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INVESTIGATING THE MECHANICAL PROPERTIES OF LIVING HUMAN CELLS. Mark Murphy: GERI & BML Catherine Randall: GERI Alexis Guillaume: Université Claude Bernard, Lyon. PROJECT BREAKDOWN. Mark Murphy Cell Biology Atomic Force Microscopy Fluorescence microscopy. Catherine Randall

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investigating the mechanical properties of living human cells

INVESTIGATING THE MECHANICAL PROPERTIES OF LIVING HUMAN CELLS

Mark Murphy: GERI & BML

Catherine Randall: GERI

Alexis Guillaume: Université Claude Bernard, Lyon

slide2

PROJECT BREAKDOWN

  • Mark Murphy
  • Cell Biology
  • Atomic Force Microscopy
  • Fluorescence microscopy
  • Catherine Randall
  • Force Data Analysis
  • Image Processing
  • Alexis Guillaume
  • Computer Modelling
  • Simulation
slide3

WHAT DO WE ALREADY KNOW ABOUT CELL MECHANICS?

  • Very Little!
  • Cytoskeleton
  • Microtubules, Actin Filaments, Intermediate Filaments & Associated Proteins
  • Changes in the cytoskeleton occur during most normal cellular processes
slide6
WHY SHOULD WE STUDY CELLMECHANICS?
  • Changes in the cytoskeleton are associated with many human diseases, such as:
  • Cancer
  • Heart Disease
  • Premature Aging
  • Skin Fragility
  • Liver Disease
  • Such pathologies were first interpreted as ‘Mechanical Weakness Disorders’
slide8

Laser

Photo Detector

Z-piezo

Sample

X-Y Stage

Objective Lens

THE ATOMIC FORCE MICROSCOPE

slide10

Indentation (nm)

Deflection (nm)

2

1

Non-contact region

0

0

Z-Movement (µM)

1

2

AFM FORCE CURVES

slide11

LIVE HUMAN LUNG FIBROBLAST CELL

AFM Deflection Image of Human Lung Cell

3-D Image of Human Lung Cell

(Reconstructed From Height Image)

the hertz model1
THE HERTZ MODEL
  • Describes simple elastic deformations for perfectly homogeneous smooth surfaces

Fcone = 2/π · E / (1-v2) · tan(α) · δ2

Fparabola = 4/3 · E / (1-v2) · √R · δ3/2

  • Two Unknown Values
  • Powell\'s minimization method
results using the hertz model
RESULTS USING THE HERTZ MODEL

Parabolic tip

Conical tip

problems with the hertz model
PROBLEMS WITH THE HERTZ MODEL
  • Cells are not planar and do not extend infinitely in all directions
  • The cantilever is not infinitely stiff
  • Data is not linear
  • Cells are not perfectly elastic

Must consider other possible solutions

viscoelastic cells
VISCOELASTIC CELLS
  • Constitutive equation
  • Linear Elastic
  • Non-Linear Viscous
strain hardening
STRAIN HARDENING
  • Cells get stiffer with increased applied force
  • Possibly a similar mathematical model to those used in materials science
slide18

CELL INDENTATION OVER TIME WITHOUT SPHERE (n=4)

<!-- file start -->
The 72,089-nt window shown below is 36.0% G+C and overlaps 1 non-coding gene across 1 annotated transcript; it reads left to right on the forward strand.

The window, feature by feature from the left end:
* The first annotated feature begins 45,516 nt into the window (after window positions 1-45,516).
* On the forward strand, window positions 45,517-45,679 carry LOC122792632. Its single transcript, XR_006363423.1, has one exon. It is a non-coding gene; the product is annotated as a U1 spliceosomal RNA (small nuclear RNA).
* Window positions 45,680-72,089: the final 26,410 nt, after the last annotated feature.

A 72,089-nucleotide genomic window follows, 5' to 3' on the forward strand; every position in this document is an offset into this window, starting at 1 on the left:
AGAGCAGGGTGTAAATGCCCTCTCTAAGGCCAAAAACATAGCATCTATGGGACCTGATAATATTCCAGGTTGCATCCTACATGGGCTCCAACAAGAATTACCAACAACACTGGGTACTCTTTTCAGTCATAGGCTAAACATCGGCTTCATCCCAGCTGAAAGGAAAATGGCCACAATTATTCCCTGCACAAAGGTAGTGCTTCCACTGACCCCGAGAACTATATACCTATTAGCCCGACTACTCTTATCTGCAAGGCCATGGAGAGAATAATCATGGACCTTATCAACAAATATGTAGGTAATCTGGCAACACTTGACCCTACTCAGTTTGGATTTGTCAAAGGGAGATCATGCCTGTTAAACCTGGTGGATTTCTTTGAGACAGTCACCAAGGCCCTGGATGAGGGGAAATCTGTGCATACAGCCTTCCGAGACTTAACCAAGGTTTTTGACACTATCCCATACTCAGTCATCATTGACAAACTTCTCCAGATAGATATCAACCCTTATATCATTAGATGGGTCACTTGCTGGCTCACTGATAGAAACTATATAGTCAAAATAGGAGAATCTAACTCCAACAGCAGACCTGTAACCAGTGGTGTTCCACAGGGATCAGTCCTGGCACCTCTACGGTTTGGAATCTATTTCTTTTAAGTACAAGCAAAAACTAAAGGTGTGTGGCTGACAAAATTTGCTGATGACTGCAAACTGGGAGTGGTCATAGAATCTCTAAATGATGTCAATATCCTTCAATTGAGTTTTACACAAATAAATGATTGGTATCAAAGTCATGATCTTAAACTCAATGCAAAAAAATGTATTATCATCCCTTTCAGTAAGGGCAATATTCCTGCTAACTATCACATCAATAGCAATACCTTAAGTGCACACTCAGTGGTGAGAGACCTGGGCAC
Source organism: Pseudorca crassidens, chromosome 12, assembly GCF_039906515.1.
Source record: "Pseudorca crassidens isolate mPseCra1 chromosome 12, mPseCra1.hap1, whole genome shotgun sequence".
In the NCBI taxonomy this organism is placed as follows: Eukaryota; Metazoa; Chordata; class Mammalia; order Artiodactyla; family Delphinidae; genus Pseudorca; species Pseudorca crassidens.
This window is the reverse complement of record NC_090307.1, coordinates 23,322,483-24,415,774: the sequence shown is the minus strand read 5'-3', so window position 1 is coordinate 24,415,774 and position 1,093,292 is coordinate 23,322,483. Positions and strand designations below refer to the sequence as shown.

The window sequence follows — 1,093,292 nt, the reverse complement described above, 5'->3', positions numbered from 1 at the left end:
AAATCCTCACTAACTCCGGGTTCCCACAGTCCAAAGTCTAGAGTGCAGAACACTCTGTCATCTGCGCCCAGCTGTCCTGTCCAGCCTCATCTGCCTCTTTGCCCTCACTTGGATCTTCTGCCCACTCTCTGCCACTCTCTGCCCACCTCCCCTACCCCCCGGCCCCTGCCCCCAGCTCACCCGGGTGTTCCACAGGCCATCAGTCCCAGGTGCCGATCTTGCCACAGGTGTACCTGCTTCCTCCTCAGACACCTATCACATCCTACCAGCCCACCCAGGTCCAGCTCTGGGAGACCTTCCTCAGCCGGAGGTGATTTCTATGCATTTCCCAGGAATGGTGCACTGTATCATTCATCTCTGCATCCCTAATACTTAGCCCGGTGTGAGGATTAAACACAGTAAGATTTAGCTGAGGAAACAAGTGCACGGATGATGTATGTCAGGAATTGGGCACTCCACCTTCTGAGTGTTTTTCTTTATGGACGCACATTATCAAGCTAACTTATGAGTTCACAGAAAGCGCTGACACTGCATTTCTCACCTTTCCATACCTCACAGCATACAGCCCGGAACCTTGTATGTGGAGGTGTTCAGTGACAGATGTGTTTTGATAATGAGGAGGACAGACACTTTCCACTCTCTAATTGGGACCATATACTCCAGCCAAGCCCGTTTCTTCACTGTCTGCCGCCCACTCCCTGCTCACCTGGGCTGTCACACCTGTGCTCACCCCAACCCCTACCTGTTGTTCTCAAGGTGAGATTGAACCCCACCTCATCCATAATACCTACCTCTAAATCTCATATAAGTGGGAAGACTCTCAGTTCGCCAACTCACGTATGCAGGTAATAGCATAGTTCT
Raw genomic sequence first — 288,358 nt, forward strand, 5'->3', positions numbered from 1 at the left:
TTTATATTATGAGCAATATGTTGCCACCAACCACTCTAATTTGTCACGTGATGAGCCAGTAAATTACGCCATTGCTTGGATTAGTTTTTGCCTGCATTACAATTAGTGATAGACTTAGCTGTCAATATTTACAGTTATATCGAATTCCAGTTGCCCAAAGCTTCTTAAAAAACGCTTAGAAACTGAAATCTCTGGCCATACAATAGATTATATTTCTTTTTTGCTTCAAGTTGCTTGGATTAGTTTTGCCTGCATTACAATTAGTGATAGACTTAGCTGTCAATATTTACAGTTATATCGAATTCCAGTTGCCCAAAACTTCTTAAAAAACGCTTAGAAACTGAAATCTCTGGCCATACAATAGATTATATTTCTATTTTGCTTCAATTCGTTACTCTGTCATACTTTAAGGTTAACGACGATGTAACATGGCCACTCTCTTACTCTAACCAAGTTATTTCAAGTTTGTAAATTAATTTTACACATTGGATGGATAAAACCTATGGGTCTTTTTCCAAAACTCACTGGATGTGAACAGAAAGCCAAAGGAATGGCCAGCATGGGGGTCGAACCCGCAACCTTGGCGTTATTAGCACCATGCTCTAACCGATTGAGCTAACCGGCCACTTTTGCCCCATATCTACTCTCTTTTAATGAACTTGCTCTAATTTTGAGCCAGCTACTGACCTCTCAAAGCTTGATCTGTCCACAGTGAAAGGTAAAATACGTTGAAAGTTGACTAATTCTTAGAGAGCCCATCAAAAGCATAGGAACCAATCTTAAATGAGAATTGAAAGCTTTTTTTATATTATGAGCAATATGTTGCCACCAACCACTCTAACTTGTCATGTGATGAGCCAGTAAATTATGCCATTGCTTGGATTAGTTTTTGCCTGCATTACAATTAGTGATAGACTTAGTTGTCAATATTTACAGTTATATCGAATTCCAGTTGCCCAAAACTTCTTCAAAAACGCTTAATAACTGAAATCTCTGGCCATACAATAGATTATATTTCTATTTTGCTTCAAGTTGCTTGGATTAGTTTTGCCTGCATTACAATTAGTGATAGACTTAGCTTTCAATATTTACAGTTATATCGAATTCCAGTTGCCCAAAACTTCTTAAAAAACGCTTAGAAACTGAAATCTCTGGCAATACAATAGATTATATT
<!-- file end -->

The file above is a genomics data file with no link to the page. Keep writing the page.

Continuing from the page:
Applied force = Approx 1.5 nN

Time = 8.5 min

Voltage conversion 1 V/65 nm

  • The tip indents the cell (roughly 400 nm) and does not seem to push back but reaches a plateau
  • This trend is consistent and repeatable
cell indentation over time using attached sphere n 4
CELL INDENTATION OVER TIME USING ATTACHED SPHERE (n =4)

Applied force = Approx 1.5 nN

Time = 8.5 min

Voltage conversion 1 V/65 nm

slide20

ADAPTIVE EVIDENCE!

  • The sphere indents the cell and after a couple of minutes the cell seems to be pushing back
  • This trend is consistent and repeatable when using an attached sphere
how a simulation can help
HOW A SIMULATION CAN HELP
  • Similar experiments without bias
  • New experiments
  • Observe what you can not measure
  • Generally : test some hypothesis
what is simulated
WHAT IS SIMULATED?
  • Adhesion with other cells
  • Lipidic bilayer
  • Actin cortex
  • Cytoskeleton
  • Nucleus
  • Cytoskeleton
  • Actin cortex
  • Lipidic bilayer
  • Focal adhesion complex
  • Substrate
how is the cell simulated
HOW IS THE CELL SIMULATED?
  • Continuum Mechanics :
    • Equations describing the behaviour of the smallest amount of matter that can be seen as continous.
  • Finite Elements Method :
    • A node = an equation
    • Huge system to solve
  • Well-known mechanical materials
  • Realism
  • Slow
results
RESULTS
  • Fairly reproduce experimental conditions ;
  • Displacement, speed and acceleration for each node of the simulation
  • The future : from continuous materials to living materials
slide25

CONCLUSIONS

  • The cells in this study exhibit viscoelastic properties and exhibit strain hardening
  • They Show adaptive behaviour over time when an external force is applied
  • The cell behaves differently when a global force is applied compared to a local force
current future work
CURRENT & FUTURE WORK
  • Develop a model to analyse the force data
  • Disrupt cytoskeleton to determine contribution of each filament type
  • Disrupt cytoskeleton to see how the cell behaves over time
current future work1
CURRENT & FUTURE WORK
  • Compare mechanical properties of normal and pathological cells (cancer)
  • Determine mechanical properties of other cellular components
  • Compare mechanical properties of cells growing on different substrates
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